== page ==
The mayor of Salem, Massachusetts, provided a quick history lesson for Donald Trump on Tuesday after the president claimed he has been treated worse during the impeachment process than the men and women accused during the notorious Salem witch trials centuries ago.
In a lengthy six-page tirade addressed to House Speaker Nancy Pelosi on the eve of the House vote on impeachment, Trump declared the two charges leveled against him ― obstruction of congress and abuse of power ― were baseless. He also claimed he’d been treated unfairly and that “more due process was afforded to those accused in the Salem Witch Trials.”
Salem Mayor Kim Driscoll thought it best she educate the president on the historical point he sought to make.
“Learn some history,” she tweeted. In Salem in 1692, “powerless, innocent victims were hanged or pressed to death” in the absence of evidence, she wrote.
Contrary to that, she said, the case against Trump involves ample evidence and admissions of wrongdoing, as well as perpetrators who “are among the most powerful+privileged.”
“This situation is much different than the plight of the witch trial victims, who were convicted using spectral evidence + then brutally hanged or pressed to death,” she wrote. “A dubious legal process that bears no relation to televised impeachment.”
Driscoll threw in a little extra shade with a suggestion for a book that would be a useful gift for Trump.
Appearing later on CNN, Driscoll told host Don Lemon it was “frustrating and offensive” to hear the president make his comparison.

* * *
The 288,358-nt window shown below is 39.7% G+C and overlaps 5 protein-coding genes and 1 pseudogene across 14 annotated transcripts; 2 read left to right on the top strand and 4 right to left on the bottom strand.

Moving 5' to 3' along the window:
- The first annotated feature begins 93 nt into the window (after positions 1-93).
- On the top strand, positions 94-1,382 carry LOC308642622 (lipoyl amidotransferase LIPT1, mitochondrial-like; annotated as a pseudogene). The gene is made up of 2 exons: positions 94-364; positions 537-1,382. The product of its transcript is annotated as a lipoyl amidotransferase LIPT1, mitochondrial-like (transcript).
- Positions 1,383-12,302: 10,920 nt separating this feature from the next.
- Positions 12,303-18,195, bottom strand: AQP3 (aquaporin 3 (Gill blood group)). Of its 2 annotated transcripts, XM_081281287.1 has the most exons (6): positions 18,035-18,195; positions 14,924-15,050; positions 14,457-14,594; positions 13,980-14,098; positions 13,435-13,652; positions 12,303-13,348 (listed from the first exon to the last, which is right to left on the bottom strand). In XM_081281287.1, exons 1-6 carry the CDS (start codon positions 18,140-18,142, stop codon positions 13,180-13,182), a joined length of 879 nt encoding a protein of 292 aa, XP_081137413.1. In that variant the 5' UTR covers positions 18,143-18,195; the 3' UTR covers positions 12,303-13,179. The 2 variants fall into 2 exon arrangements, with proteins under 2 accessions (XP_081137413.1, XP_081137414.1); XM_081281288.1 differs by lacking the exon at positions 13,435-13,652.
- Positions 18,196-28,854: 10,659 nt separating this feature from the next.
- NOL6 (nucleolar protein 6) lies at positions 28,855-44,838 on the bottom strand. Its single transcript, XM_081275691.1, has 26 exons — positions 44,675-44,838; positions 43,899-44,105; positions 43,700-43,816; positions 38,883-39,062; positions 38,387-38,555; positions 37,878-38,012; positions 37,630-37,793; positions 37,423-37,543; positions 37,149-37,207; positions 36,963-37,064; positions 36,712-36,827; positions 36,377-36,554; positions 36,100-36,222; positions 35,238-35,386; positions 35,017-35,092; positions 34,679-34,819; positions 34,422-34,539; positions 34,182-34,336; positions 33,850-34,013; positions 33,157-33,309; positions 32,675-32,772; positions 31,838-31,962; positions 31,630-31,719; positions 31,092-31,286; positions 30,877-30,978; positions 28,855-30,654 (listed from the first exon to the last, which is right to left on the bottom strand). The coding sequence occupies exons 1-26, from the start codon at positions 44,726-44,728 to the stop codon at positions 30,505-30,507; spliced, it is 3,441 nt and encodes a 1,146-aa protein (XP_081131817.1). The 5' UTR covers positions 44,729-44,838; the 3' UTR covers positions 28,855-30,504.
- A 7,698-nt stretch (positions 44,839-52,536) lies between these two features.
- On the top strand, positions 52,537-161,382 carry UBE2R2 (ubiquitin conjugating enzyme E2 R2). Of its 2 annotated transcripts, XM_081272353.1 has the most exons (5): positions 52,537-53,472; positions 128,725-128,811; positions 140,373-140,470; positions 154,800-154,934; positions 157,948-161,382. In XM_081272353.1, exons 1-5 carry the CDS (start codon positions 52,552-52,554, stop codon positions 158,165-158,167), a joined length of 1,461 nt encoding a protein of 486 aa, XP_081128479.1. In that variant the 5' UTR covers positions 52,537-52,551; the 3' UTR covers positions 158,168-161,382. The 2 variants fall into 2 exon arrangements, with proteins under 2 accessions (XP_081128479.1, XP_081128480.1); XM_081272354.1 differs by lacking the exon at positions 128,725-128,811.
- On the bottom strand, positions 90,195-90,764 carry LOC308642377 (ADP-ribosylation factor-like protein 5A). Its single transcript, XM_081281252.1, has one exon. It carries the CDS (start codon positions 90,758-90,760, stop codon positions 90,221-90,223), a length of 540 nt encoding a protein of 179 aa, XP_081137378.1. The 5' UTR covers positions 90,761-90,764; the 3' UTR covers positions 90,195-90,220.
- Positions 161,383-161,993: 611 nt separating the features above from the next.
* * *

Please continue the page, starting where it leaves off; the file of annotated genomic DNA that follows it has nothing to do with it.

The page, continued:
“It’s really disheartening,” she said. “You never think that you’re going to have to retell this history to a leader of our country.”
Driscoll again highlighted differences between the witch trials, which she said had “no rule of law” whatsoever, to the impeachment proceedings. “We’ve got expressions of wrongdoing, we’ve got transcripts, we’ve got a rule of law, in fact the most important rule of law, the Constitution of the United States that’s serving as a guide,” she said.
The trials in Salem resulted in the deaths of 19 innocent people after they were accused of witchcraft between 1692 and 1693. The courts accepted spectral evidence, which refers to witness testimony that the accused person’s spirit appeared to them in dreams or as supernatural beings, even when the accused person was at another location. The men and women found guilty via this “evidence” were then hanged or crushed to death with rocks.